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I have seen people use a couple of different way of initializing arrays:

string[] Meal = new string[]{"Roast beef", "Salami", "Turkey", "Ham", "Pastrami"};

or another way, also called initializing is:

string[] Meats = {"Roast beef", "Salami", "Turkey", "Ham", "Pastrami" };

What is the best way, and what is the major difference between both ways (including memory allocation)?

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Array Initializers (quite old, but the language hasn't really changed here) – Damien_The_Unbeliever Apr 19 '13 at 14:20
    
Even var Meats = {"Roast beef", "Salami", "Turkey", "Ham", "Pastrami" }; is the same also. – Soner Gönül Apr 19 '13 at 14:31
    
@SonerGönül : yea I know about that. – Vishal Sachdeva Apr 19 '13 at 14:32
    
You can't use the second syntax to change the value of an existing variable, but you can use the first syntax to do so. – Jon Senchyna Apr 19 '13 at 14:45
up vote 16 down vote accepted

There is no difference in both cases. Compiler generates the same bytecode (newarr OpCode):

public static void Main()
{
   string[] Meal = new string[] { "Roast beef", "Salami", "Turkey", "Ham", "Pastrami"};
   string[] Meats = { "Roast beef", "Salami", "Turkey", "Ham", "Pastrami" };
}

MSIL:

.entrypoint
  // Code size       100 (0x64)
  .maxstack  3
  .locals init ([0] string[] Meal,
           [1] string[] Meats,
           [2] string[] CS$0$0000)
  IL_0000:  nop
  IL_0001:  ldc.i4.5
  IL_0002:  newarr     [mscorlib]System.String
  IL_0007:  stloc.2
  IL_0008:  ldloc.2
  IL_0009:  ldc.i4.0
  IL_000a:  ldstr      "Roast beef"
  IL_000f:  stelem.ref
  IL_0010:  ldloc.2
  IL_0011:  ldc.i4.1
  IL_0012:  ldstr      "Salami"
  IL_0017:  stelem.ref
  IL_0018:  ldloc.2
  IL_0019:  ldc.i4.2
  IL_001a:  ldstr      "Turkey"
  IL_001f:  stelem.ref
  IL_0020:  ldloc.2
  IL_0021:  ldc.i4.3
  IL_0022:  ldstr      "Ham"
  IL_0027:  stelem.ref
  IL_0028:  ldloc.2
  IL_0029:  ldc.i4.4
  IL_002a:  ldstr      "Pastrami"
  IL_002f:  stelem.ref
  IL_0030:  ldloc.2
  IL_0031:  stloc.0
  IL_0032:  ldc.i4.5
  IL_0033:  newarr     [mscorlib]System.String
  IL_0038:  stloc.2
  IL_0039:  ldloc.2
  IL_003a:  ldc.i4.0
  IL_003b:  ldstr      "Roast beef"
  IL_0040:  stelem.ref
  IL_0041:  ldloc.2
  IL_0042:  ldc.i4.1
  IL_0043:  ldstr      "Salami"
  IL_0048:  stelem.ref
  IL_0049:  ldloc.2
  IL_004a:  ldc.i4.2
  IL_004b:  ldstr      "Turkey"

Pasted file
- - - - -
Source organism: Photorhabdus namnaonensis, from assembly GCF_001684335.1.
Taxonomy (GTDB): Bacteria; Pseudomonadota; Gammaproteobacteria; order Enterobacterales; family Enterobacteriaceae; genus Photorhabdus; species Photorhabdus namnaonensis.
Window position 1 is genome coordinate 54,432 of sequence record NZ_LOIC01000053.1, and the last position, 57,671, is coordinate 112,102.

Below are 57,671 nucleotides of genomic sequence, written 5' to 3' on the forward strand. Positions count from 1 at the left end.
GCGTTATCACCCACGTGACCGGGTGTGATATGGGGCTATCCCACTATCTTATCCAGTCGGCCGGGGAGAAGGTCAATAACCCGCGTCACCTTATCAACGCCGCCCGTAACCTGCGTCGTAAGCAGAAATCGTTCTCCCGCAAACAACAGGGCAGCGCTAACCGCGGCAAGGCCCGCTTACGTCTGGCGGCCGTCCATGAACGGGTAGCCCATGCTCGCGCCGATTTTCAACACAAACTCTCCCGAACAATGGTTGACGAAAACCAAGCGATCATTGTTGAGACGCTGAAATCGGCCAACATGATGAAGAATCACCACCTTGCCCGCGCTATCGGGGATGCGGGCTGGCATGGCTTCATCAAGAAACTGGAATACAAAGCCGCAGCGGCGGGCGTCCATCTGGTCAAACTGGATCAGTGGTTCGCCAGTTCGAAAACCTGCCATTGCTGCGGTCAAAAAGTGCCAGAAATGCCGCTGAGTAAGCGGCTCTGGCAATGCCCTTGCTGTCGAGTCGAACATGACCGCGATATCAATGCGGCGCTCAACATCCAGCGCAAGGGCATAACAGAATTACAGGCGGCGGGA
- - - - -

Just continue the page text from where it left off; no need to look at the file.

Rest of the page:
IL_0050:  stelem.ref
  IL_0051:  ldloc.2
  IL_0052:  ldc.i4.3
  IL_0053:  ldstr      "Ham"
  IL_0058:  stelem.ref
  IL_0059:  ldloc.2
  IL_005a:  ldc.i4.4
  IL_005b:  ldstr      "Pastrami"
  IL_0060:  stelem.ref
  IL_0061:  ldloc.2
  IL_0062:  stloc.1
  IL_0063:  ret
share|improve this answer
    
Wow this was very descriptive @Dmitry , BTW How can I check the MSIL ? – Vishal Sachdeva Apr 19 '13 at 14:25
    
using the default utility in MS Visual Studio package ILDASM: msdn.microsoft.com/en-us/library/f7dy01k1(v=VS.80).aspx – Dmitry Martovoi Apr 19 '13 at 14:26
    
Thanks, this was very helpful. – Vishal Sachdeva Apr 19 '13 at 14:28

The two are identical, and will produce identical IL code. The second is simply syntactic sugar for the first.

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Both of these ways are equivalent in the compiled code, choose the one you think is clearest or easiest to read.

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See Eric Lippert's response to a similar question. In this specific scenario, they both produce the same compiled code and the same result. The only difference between the two syntaxes is that the second syntax can only be used in variable declaration, which means you can't use it to change the value of an existing variable. For instance:

// Compiles fine
string[] Meats = {"Roast beef", "Salami", "Turkey", "Ham", "Pastrami" };

// Causes compilation error
Meats = {"Roast beef", "Salami", "Turkey", "Ham", "Pastrami" };

// Also causes compilation error
string[] Meats2;
Meats2 = {"Roast beef", "Salami", "Turkey", "Ham", "Pastrami" };

Personally, I would suggest using the second syntax for variable declarations if you're explicitly declaring the type of your variable, as so:

string[] Meats = {"Roast beef", "Salami", "Turkey", "Ham", "Pastrami" };

I would recommend the first syntax if you tend to use the var keyword, as it makes it clearer what type you're expecting the results to be (readability) and forces the compiler to check for you as well, like so:

var Meats = new string[]{"Roast beef", "Salami", "Turkey", "Ham", "Pastrami" };

In general, it's best to pick one style and be consistent.

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1  
If you're down-voting, please explain why. I'd like to understand what was wrong about my answer. – Jon Senchyna Apr 19 '13 at 14:34

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